The security dimension is an extension of the Cold War in which the former Soviet Union demanded a buffer zone of Kremlin-friendly satellite states as security against the West. The Brezhnev doctrine was an expression of the Kremlin's right to intervene militarily in the event of a threat to socialism, as in the invasion of Hungary in 1956 and of Czechoslovakia in 1968. Putin's great power ambitions are also clearly linked to Heartland theorizations according to which Central Europe or Mitteleuropa is considered to be the key to control of the Euro-Asian continent and thus also the possibility of being a global power factor.
Geography as an instrument of colonialism and use of force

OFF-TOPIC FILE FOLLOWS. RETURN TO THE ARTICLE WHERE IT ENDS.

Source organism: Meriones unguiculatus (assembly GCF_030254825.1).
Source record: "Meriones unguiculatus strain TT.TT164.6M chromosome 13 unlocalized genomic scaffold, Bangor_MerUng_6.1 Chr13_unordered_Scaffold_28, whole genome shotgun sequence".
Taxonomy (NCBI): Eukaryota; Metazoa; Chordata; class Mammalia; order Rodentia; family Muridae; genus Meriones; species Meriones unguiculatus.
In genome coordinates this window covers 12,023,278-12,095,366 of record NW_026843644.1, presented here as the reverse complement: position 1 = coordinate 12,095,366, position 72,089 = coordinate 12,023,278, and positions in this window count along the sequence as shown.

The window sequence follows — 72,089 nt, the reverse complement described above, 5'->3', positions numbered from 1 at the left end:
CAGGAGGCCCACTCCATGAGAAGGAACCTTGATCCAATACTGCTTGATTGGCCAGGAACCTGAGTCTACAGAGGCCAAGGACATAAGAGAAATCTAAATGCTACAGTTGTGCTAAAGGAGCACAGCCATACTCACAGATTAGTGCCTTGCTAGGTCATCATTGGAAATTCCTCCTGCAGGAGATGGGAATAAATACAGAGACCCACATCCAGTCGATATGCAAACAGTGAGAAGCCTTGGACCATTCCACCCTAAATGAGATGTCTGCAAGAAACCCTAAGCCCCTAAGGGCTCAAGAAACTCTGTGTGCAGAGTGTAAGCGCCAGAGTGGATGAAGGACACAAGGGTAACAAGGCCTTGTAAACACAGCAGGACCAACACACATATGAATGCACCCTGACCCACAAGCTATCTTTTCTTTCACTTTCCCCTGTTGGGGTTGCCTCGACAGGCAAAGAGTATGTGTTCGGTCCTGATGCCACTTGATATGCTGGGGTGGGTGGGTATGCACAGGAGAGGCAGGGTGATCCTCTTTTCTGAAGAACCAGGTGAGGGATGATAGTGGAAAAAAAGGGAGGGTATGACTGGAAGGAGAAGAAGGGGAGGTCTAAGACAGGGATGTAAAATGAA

For Western academics in 2022, the interweaving of power, subjects and rhetoric is perceived as a reminiscence from a bygone era, but it can also provide an opportunity to reflect on professional history and independent research, and about the dilemmas of international research cooperation or isolation of repressive regimes. Geography, together with subjects such as history, ethnography, social anthropology and many others, has a past as an instrument of colonialism, imperialism, exploitation and the use of force.